Invented by the British physician William Gilbert around 1600, the electroscope is one of the most important instruments used by scientists for the past many years to study electricity.
What is an Electroscope?
An electroscope is a scientific device that is used to detect the presence of an electric charge on a body.
Working Principle of Electroscope
An electroscope is made up of a metal detector knob on top, which is connected to a pair of metal leaves hanging from the bottom of the connecting rod. When no charge is present, the metal leaves hang loosely downward. But, when an object with a charge is brought near an electroscope, one of the two things can happen.
- When the charge is positive, electrons in the metal of the electroscope are attracted to the charge and move upward out of the leaves. This results in the leaves having a temporary positive charge, and because like charges repel, the leaves separate. When the charge is removed, the electrons return to their original positions, and the leaves relax.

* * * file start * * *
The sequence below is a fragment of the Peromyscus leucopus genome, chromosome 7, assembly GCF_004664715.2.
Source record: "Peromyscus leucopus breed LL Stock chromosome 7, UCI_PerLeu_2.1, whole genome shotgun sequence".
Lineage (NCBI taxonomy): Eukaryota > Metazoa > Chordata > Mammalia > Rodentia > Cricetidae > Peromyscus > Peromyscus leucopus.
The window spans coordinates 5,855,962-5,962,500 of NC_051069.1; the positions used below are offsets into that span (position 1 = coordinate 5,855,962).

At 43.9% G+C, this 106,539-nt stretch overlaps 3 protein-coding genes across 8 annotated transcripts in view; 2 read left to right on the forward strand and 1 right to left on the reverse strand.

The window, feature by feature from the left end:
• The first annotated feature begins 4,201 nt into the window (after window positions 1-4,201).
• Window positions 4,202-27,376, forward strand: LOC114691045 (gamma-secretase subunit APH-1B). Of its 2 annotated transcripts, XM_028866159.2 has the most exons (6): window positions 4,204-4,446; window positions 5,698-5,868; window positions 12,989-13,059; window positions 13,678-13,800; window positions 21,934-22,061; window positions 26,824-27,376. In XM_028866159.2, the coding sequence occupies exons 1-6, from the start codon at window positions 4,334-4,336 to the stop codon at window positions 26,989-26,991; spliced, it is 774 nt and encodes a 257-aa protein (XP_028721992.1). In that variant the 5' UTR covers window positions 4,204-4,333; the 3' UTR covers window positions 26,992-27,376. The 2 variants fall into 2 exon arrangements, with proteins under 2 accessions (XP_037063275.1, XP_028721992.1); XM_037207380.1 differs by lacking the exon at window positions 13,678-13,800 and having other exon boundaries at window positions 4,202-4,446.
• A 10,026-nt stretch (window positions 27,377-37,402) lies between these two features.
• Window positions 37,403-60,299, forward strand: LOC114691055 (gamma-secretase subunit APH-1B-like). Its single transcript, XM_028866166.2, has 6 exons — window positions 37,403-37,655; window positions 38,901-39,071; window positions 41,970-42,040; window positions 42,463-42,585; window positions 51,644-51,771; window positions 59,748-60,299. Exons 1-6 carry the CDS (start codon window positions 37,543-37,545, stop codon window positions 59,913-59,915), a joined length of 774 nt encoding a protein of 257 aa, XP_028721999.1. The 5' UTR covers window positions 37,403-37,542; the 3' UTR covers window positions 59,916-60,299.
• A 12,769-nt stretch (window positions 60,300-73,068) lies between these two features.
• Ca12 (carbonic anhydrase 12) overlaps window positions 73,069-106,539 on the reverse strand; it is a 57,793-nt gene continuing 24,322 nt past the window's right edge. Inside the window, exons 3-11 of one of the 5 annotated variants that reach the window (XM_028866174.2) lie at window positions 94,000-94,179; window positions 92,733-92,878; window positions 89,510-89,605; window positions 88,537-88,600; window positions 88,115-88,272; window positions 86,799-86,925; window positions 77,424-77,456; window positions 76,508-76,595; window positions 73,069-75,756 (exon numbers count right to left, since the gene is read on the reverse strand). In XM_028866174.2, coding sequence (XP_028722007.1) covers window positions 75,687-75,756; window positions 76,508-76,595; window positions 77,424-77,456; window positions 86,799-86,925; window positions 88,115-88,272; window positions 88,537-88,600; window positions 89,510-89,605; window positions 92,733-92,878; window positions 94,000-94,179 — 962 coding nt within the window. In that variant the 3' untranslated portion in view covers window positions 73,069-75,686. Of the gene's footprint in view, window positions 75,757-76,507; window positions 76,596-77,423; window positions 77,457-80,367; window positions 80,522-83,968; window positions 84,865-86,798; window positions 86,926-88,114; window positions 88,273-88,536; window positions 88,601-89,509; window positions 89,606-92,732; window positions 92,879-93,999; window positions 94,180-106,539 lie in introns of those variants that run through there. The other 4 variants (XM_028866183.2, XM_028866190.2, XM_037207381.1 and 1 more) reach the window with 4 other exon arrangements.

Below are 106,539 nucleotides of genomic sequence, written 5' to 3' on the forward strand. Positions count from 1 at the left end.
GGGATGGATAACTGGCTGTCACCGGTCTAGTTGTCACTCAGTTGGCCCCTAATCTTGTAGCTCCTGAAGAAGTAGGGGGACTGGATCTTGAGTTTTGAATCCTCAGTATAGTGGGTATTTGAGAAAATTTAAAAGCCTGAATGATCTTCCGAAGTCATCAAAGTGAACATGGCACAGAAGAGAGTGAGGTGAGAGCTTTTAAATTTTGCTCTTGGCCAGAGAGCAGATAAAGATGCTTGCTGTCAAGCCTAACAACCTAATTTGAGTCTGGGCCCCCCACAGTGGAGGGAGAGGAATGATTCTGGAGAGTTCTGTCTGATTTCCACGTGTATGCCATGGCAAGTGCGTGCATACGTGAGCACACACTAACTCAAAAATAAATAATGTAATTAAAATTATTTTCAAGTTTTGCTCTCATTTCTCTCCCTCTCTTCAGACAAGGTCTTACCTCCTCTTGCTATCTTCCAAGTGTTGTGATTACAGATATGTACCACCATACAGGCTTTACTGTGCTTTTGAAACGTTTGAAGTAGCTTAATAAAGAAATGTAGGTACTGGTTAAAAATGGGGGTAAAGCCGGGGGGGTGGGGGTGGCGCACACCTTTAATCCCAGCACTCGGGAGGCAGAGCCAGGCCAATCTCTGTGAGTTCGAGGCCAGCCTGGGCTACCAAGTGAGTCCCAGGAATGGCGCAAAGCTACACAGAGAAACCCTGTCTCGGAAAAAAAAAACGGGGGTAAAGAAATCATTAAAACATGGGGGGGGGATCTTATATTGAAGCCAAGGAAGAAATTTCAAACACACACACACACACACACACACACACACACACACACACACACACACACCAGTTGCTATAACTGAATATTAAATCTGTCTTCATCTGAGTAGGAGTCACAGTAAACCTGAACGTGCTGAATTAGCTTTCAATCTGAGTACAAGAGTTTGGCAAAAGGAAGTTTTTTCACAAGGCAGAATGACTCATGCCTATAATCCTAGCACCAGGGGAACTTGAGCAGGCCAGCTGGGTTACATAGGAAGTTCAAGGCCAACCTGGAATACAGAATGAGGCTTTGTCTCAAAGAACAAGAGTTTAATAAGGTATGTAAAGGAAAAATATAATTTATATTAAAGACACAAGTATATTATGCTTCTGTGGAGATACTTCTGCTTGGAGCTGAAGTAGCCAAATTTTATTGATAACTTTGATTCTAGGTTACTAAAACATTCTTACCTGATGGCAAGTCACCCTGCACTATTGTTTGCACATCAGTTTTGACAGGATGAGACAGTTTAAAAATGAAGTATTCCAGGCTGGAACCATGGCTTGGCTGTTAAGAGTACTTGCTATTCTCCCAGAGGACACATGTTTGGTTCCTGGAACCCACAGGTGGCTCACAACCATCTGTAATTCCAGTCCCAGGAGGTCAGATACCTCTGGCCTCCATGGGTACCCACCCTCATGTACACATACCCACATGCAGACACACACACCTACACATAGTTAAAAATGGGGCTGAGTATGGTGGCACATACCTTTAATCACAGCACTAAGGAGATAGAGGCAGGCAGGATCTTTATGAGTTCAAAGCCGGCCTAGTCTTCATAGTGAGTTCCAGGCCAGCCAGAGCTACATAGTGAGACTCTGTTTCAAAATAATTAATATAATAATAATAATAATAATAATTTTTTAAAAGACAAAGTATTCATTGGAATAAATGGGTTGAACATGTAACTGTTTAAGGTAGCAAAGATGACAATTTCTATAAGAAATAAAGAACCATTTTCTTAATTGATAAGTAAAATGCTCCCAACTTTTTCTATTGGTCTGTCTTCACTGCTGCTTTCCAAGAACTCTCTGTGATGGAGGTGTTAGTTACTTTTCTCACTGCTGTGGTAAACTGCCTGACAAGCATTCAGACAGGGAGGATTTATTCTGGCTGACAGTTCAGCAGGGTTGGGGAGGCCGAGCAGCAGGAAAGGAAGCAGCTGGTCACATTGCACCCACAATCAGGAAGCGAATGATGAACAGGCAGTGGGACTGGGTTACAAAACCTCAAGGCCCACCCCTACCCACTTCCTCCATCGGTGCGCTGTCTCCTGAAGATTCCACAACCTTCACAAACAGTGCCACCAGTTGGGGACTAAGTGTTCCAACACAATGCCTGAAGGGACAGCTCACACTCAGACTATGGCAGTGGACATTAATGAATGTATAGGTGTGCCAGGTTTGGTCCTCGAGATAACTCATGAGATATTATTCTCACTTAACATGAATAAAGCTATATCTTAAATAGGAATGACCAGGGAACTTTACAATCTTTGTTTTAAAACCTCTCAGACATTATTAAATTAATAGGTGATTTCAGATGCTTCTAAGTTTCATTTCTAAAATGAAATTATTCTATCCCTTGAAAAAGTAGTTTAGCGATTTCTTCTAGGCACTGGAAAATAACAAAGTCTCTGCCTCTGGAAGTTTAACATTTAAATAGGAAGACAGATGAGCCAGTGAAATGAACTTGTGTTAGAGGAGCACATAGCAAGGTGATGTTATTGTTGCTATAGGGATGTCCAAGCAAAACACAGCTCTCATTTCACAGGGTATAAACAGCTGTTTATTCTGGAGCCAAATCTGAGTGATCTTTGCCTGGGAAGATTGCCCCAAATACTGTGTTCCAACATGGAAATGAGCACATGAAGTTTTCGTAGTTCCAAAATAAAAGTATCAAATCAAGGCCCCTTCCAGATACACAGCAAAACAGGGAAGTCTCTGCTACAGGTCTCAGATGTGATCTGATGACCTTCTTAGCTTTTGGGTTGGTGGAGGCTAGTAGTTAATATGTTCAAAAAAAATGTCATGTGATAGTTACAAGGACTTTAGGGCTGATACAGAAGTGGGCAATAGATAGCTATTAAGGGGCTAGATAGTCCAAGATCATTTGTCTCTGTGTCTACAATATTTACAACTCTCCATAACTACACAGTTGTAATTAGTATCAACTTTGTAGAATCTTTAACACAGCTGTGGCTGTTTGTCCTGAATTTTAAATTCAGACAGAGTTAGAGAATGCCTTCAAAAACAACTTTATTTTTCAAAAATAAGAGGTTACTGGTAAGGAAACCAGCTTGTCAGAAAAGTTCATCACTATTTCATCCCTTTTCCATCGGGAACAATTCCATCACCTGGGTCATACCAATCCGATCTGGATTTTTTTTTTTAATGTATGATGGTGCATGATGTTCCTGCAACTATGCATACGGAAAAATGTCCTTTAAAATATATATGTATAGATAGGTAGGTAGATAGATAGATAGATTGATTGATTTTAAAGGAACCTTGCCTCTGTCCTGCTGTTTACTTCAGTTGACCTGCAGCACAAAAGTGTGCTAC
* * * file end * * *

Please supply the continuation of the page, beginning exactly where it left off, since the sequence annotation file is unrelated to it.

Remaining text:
- When the charge is negative, the electrons in the metal of the electroscope repel and move toward the leaves on the bottom. This causes the leaves to gain a temporary negative charge, and because like charges repel, the leaves again separate. Then when the charge is removed, the electrons return to their original position, and the leaves relax.
An electroscope responds to the presence of a charge by moving electrons either into or away from the leaves. In both the above cases, the electrons will return to their original position, and the leaves will relax as soon as the charge is removed.